|Crouching Tiger, Hidden Panda. Source|
According to Reuters, China's state-sponsored Xinhua news/PD agency "will take over one of the highest-profile advertising locations in New York's Times Square starting Monday, in perhaps the most visible step in its recent American expansion."
If this sounds familiar, it's probably because you're remembering China's recent Times Square ad campaign, which received less than enthusiastic reviews (with Chinese reporting, of course, being one notable exception).
Xinhua will replace a 60' x 40' sign currently emblazoned with the HSBC Bank logo, but while it's bound to increase Xinhua's recognizability, the public diplomacy implications of the move are less clear. The influence of the state on Xinhua reporting is fairly clear, and it's unlikely that many New Yorkers (or Americans in general, for that matter) will mistake it for an independent news source.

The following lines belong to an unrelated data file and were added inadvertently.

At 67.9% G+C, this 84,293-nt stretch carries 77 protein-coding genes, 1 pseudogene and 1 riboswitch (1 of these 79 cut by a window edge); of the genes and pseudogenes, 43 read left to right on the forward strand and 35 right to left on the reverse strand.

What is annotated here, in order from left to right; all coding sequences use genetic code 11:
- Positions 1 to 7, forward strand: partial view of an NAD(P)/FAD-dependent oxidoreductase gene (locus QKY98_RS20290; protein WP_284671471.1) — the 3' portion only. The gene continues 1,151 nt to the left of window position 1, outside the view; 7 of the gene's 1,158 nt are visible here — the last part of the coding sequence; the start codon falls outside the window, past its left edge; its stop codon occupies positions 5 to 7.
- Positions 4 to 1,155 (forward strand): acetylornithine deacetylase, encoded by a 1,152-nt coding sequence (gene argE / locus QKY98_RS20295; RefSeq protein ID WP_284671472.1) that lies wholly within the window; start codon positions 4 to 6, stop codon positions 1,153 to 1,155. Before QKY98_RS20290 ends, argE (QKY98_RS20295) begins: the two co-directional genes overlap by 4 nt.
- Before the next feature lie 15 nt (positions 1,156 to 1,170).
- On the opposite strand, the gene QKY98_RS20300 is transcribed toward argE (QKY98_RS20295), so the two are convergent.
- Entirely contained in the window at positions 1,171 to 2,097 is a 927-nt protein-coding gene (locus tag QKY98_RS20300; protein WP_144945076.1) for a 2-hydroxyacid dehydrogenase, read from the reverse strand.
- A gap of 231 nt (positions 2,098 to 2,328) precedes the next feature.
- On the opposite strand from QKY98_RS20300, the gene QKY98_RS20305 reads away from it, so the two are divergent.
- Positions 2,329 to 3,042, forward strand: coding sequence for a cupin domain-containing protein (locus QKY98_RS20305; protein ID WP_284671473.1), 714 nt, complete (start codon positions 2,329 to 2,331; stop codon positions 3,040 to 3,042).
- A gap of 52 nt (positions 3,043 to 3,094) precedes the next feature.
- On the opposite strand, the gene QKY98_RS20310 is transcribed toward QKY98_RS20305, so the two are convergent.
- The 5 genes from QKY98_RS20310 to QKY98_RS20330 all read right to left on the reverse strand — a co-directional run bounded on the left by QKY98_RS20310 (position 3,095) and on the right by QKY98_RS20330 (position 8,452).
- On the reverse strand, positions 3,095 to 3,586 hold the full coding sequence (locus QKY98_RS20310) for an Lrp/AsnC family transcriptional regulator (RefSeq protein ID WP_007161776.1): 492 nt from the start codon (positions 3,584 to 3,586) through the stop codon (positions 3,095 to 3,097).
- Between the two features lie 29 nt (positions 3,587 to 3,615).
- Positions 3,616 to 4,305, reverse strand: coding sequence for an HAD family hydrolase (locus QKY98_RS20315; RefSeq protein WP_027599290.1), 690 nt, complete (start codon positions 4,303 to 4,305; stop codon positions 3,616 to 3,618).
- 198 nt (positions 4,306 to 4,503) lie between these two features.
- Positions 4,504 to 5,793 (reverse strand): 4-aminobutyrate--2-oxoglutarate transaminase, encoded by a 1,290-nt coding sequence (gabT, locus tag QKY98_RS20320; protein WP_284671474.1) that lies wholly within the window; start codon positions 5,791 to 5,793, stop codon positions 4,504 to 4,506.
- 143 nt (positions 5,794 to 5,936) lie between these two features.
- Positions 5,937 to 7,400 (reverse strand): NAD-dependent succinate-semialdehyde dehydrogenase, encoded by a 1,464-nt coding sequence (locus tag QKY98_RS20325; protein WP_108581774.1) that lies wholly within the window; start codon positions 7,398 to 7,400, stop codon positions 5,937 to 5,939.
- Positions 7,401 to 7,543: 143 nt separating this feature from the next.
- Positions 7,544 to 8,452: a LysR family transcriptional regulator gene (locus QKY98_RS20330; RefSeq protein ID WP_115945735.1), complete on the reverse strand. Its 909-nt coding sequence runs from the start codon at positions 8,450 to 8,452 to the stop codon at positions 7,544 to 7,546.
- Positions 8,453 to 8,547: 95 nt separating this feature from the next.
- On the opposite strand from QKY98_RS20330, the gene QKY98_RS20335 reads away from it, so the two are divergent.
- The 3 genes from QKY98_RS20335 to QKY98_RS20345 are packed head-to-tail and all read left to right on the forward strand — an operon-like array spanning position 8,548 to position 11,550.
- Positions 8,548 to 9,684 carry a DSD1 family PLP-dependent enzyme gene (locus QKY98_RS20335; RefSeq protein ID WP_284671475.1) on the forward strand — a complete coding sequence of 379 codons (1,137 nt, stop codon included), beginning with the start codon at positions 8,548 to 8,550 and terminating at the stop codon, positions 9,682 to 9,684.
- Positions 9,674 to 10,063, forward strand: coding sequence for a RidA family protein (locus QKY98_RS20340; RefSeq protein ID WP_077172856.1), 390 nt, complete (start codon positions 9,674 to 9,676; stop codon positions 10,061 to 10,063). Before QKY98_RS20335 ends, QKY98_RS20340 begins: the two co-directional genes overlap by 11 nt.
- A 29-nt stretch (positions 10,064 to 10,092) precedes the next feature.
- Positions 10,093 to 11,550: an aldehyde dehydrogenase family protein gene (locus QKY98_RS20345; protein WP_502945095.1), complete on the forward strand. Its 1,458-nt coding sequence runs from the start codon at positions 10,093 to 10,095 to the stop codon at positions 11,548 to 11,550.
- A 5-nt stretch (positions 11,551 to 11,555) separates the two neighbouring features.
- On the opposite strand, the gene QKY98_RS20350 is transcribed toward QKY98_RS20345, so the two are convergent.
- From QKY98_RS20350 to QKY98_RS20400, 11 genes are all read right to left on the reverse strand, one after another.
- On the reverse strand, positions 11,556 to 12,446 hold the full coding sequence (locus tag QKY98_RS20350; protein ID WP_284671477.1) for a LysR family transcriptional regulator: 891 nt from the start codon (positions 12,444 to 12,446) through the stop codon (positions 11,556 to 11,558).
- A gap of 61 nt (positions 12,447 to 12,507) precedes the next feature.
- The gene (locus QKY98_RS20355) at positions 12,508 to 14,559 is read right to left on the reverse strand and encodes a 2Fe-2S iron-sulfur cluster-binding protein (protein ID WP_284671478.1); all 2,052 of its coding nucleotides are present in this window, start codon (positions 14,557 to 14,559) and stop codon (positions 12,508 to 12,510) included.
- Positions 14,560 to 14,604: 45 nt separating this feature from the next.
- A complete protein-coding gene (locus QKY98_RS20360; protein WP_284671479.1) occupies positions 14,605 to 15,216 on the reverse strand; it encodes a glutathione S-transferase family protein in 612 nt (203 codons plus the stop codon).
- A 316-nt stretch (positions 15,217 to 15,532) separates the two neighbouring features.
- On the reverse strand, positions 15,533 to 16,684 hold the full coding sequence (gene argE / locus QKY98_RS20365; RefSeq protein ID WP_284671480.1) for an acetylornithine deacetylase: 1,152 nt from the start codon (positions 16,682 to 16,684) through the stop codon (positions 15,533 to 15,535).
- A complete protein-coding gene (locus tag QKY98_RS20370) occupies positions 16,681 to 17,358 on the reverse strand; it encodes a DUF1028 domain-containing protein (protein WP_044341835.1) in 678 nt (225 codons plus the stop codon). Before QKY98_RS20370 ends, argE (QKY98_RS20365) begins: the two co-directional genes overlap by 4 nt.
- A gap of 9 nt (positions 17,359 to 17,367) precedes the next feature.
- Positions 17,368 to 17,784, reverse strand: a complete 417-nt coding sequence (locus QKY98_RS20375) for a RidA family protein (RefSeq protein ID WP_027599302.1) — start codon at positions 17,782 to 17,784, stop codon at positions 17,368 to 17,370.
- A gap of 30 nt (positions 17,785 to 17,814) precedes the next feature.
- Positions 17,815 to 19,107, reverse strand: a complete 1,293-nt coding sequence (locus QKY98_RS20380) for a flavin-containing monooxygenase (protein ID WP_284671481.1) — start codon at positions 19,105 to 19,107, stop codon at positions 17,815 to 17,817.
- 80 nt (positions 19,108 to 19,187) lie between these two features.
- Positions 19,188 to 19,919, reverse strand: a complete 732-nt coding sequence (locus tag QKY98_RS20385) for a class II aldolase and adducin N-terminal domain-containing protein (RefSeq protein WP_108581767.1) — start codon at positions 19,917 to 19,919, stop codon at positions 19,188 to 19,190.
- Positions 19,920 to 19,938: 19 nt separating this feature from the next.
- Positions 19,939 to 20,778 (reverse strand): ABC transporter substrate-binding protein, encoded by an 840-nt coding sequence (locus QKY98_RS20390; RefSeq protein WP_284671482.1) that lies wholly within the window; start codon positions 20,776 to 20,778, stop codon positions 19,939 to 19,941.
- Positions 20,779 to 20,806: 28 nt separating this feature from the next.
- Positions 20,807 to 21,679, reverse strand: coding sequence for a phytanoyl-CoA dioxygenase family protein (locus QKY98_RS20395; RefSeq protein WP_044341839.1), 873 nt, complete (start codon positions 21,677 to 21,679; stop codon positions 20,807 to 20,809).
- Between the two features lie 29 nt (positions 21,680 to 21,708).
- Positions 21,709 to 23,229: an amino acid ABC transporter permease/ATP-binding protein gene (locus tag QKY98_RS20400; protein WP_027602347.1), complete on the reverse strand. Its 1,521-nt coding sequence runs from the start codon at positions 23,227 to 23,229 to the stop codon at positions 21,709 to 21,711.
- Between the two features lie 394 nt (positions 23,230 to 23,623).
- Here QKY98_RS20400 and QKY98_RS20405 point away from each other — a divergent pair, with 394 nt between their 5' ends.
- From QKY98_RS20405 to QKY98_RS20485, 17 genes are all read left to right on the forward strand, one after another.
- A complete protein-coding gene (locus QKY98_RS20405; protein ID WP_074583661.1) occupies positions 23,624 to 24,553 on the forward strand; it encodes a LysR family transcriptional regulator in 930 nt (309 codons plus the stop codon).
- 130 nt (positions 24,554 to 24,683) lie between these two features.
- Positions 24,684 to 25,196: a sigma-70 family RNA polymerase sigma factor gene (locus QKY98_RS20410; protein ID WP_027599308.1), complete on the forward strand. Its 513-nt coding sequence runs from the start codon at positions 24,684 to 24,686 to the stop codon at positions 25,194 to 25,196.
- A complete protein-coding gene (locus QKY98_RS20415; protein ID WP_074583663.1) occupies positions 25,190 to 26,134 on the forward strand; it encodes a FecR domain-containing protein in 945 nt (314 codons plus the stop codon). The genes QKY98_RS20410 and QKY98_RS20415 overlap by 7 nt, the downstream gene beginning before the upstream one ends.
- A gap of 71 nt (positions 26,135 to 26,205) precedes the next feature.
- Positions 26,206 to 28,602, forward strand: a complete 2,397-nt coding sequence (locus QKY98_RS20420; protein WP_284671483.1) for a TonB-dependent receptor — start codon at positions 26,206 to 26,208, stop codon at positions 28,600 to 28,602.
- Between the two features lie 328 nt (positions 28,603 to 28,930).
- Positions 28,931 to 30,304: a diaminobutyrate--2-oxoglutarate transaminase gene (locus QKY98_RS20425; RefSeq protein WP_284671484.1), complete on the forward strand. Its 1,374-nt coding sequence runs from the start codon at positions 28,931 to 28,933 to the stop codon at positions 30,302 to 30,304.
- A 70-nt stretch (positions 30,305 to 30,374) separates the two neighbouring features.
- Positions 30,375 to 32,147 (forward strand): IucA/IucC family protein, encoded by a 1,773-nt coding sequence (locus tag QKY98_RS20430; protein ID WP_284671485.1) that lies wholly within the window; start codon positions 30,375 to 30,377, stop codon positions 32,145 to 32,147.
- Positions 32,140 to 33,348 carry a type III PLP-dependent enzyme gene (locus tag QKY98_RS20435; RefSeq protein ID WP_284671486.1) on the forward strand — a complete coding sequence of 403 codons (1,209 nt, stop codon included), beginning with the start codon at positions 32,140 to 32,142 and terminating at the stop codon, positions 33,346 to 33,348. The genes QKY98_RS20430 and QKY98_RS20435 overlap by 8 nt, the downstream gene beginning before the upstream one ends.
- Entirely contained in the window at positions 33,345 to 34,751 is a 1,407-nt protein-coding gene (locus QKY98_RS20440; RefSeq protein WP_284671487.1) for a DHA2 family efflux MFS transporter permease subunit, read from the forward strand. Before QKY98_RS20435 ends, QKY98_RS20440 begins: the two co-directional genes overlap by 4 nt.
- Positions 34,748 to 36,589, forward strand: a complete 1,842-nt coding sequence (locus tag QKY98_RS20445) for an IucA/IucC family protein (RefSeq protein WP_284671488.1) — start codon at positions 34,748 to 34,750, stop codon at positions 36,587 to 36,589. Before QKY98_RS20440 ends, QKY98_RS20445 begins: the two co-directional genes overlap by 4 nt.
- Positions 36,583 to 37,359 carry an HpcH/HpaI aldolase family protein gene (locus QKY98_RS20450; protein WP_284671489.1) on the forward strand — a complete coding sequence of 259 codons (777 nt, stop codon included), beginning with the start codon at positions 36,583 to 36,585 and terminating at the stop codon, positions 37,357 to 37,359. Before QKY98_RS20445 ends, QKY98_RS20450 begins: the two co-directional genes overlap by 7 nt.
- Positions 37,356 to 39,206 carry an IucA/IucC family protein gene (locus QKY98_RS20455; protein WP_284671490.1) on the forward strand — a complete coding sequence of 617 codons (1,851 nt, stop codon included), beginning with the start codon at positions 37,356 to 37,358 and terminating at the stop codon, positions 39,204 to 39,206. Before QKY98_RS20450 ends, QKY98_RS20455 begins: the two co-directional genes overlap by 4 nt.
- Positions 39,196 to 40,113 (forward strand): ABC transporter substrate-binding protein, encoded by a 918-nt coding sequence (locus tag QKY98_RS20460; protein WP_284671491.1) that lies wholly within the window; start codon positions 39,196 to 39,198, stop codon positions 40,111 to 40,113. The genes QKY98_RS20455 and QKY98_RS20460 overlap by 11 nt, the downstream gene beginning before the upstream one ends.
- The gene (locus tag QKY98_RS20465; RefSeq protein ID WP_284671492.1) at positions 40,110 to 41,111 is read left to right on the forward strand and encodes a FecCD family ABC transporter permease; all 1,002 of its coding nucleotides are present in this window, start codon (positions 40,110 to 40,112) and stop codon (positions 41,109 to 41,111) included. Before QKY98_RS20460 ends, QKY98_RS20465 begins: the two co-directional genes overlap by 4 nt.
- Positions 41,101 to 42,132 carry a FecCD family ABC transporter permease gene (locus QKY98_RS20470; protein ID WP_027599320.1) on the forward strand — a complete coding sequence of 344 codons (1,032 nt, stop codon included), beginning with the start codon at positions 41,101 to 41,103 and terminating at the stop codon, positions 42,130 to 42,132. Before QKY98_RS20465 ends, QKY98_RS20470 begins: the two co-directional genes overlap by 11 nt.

I've written before on China's media expansion and its implications on the (forgive me, I'm about to get really geeky here) noosphere. That's right, I'm referring to the global abstraction of ideas that eventually become meaningful influences on foreign policy.
China seems to recognize, both ideologically and financially, the importance of state-sponsored information institutions in a way a U.S. PD scholar can only dream of. More and more, I'm starting to agree with Secretary Clinton that the U.S. may be losing the information war...
Clinton called it realpolitik. Arquilla and Ronfeldt would have called in noopolitik. Either way, it boils down to this: ideas matter, and in an information-saturated global environment, the nation whose ideas get the most traction has a serious political advantage.